Aquaculture is a growing source of healthy protein for millions of people around the world, but there are big differences between farming fish on land and at sea.
If African countries and their regional bodies want to reap substantially from the blue economy, then it's time for the continent to invest heavily in securing its maritime resources.
Traditionally maritime security has been defined through the narrow lens of piracy. But as the blue economy grows, African states need to embrace a broader strategy.
Over-fishing is a massive environmental and economic challenge. Fortunately, there are new solutions being trialled – including in a tuna hotspot in the Pacific.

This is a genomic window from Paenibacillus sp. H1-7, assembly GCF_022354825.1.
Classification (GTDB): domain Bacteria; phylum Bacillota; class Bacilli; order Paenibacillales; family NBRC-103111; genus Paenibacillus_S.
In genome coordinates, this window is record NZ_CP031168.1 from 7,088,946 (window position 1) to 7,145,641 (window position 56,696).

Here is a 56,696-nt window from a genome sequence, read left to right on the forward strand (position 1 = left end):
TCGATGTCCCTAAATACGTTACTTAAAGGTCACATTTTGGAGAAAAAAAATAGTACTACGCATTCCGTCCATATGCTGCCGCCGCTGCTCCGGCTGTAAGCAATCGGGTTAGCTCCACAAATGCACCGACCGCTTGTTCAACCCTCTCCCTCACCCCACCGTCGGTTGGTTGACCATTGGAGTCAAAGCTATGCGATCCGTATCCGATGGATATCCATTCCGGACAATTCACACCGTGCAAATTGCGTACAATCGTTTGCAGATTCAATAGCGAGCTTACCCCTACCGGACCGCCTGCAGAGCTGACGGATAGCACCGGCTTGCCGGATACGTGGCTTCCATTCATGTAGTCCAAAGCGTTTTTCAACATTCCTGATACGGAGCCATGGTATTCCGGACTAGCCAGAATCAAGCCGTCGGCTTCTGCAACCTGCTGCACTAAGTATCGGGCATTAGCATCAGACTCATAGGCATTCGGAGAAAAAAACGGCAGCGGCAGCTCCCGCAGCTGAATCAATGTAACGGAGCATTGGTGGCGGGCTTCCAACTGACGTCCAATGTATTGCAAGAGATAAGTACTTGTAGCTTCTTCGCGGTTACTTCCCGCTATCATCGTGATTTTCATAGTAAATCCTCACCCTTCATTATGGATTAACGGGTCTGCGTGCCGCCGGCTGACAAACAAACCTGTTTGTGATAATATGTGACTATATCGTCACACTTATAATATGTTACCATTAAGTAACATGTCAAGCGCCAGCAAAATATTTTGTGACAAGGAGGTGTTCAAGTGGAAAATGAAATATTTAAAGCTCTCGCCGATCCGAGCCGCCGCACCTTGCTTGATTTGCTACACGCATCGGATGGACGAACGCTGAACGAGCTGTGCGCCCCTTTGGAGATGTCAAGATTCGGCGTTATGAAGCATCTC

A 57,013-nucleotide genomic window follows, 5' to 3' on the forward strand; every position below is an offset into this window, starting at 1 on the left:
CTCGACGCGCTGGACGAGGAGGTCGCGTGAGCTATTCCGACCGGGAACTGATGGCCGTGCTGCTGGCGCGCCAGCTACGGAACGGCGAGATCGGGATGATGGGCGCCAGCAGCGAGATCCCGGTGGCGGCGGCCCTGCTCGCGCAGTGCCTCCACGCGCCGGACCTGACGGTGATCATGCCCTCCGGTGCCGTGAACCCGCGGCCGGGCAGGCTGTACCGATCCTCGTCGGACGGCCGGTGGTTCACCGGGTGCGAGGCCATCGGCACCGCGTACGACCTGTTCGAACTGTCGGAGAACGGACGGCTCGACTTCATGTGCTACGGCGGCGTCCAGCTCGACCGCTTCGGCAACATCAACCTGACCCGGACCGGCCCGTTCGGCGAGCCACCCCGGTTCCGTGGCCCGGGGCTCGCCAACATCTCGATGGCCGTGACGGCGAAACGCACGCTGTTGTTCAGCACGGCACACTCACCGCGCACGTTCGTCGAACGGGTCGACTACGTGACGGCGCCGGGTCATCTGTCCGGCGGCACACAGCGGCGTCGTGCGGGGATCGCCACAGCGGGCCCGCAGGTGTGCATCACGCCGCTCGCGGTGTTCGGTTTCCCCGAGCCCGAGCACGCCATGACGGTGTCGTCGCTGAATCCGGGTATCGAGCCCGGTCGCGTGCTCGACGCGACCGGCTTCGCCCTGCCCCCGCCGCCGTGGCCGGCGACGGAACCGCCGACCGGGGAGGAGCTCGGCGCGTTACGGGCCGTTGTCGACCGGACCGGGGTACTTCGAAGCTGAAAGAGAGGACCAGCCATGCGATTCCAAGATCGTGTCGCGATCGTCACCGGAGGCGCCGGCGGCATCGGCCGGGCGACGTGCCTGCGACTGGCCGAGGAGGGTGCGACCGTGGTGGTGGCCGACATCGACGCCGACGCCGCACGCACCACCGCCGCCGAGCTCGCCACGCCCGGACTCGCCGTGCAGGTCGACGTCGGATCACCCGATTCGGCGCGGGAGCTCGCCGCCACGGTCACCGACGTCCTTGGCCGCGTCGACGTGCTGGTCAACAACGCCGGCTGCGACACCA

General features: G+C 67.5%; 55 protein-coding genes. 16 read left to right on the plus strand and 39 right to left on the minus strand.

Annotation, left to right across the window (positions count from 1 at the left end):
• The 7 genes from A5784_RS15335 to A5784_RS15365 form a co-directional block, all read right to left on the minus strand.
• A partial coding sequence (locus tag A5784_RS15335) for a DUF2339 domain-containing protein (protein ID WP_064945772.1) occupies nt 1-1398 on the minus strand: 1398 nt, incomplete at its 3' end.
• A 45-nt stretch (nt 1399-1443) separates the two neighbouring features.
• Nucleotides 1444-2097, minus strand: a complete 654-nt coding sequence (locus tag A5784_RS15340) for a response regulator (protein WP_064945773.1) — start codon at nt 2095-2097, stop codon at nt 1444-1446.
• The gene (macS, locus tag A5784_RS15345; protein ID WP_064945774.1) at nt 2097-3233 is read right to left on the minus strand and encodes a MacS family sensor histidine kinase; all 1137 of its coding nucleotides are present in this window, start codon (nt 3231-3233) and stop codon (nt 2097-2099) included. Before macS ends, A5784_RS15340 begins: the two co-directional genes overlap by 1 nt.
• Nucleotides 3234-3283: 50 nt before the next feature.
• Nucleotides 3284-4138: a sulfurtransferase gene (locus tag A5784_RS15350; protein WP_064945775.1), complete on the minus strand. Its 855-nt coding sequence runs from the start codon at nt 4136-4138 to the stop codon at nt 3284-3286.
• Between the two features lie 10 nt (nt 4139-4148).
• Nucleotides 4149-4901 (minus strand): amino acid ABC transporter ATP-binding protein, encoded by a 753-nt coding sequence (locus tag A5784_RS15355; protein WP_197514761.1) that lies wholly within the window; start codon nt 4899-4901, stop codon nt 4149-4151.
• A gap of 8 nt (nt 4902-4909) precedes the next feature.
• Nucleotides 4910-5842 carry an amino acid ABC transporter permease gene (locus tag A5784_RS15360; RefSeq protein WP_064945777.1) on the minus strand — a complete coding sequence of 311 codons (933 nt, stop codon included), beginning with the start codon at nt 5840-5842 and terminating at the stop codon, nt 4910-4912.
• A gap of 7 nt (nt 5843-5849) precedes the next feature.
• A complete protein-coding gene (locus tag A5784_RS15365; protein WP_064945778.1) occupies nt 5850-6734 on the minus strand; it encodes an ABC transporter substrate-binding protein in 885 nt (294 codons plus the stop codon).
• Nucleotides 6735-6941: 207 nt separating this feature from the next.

Diving in many parts of Indonesia, Thailand and Malaysia now costs a little more than it used to – but you might be happy to discover why.
As the world's land-based economies struggle with around 2% GDP growth, the global marine economy – often talked about as "the blue economy" – is a bright light on the horizon.
In many ways, Australia is defined by the oceans surrounding us. We have the world's third largest ocean territory, most of our trade travels by sea, and we have vast offshore resources.